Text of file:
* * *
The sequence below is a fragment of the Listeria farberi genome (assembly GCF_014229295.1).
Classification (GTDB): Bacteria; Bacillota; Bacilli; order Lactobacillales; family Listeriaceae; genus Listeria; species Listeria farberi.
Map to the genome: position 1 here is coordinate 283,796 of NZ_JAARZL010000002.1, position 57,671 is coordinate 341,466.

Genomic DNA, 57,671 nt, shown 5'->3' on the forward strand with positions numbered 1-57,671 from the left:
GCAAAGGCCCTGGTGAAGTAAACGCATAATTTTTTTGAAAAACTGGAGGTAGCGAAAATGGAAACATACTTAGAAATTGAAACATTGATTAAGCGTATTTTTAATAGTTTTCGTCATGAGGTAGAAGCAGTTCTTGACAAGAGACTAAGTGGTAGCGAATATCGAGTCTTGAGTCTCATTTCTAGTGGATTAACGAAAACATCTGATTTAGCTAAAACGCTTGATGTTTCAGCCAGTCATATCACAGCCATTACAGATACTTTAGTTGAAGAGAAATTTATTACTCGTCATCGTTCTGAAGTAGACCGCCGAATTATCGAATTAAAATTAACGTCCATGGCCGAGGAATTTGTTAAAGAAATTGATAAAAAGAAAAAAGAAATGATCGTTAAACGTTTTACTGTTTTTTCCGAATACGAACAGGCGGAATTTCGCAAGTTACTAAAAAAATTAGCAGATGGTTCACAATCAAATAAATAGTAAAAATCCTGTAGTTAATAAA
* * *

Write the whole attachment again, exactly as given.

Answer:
The sequence below is a fragment of the Listeria farberi genome (assembly GCF_014229295.1).
Classification (GTDB): Bacteria; Bacillota; Bacilli; order Lactobacillales; family Listeriaceae; genus Listeria; species Listeria farberi.
Map to the genome: position 1 here is coordinate 283,796 of NZ_JAARZL010000002.1, position 57,671 is coordinate 341,466.

Genomic DNA, 57,671 nt, shown 5'->3' on the forward strand with positions numbered 1-57,671 from the left:
GCAAAGGCCCTGGTGAAGTAAACGCATAATTTTTTTGAAAAACTGGAGGTAGCGAAAATGGAAACATACTTAGAAATTGAAACATTGATTAAGCGTATTTTTAATAGTTTTCGTCATGAGGTAGAAGCAGTTCTTGACAAGAGACTAAGTGGTAGCGAATATCGAGTCTTGAGTCTCATTTCTAGTGGATTAACGAAAACATCTGATTTAGCTAAAACGCTTGATGTTTCAGCCAGTCATATCACAGCCATTACAGATACTTTAGTTGAAGAGAAATTTATTACTCGTCATCGTTCTGAAGTAGACCGCCGAATTATCGAATTAAAATTAACGTCCATGGCCGAGGAATTTGTTAAAGAAATTGATAAAAAGAAAAAAGAAATGATCGTTAAACGTTTTACTGTTTTTTCCGAATACGAACAGGCGGAATTTCGCAAGTTACTAAAAAAATTAGCAGATGGTTCACAATCAAATAAATAGTAAAAATCCTGTAGTTAATAAA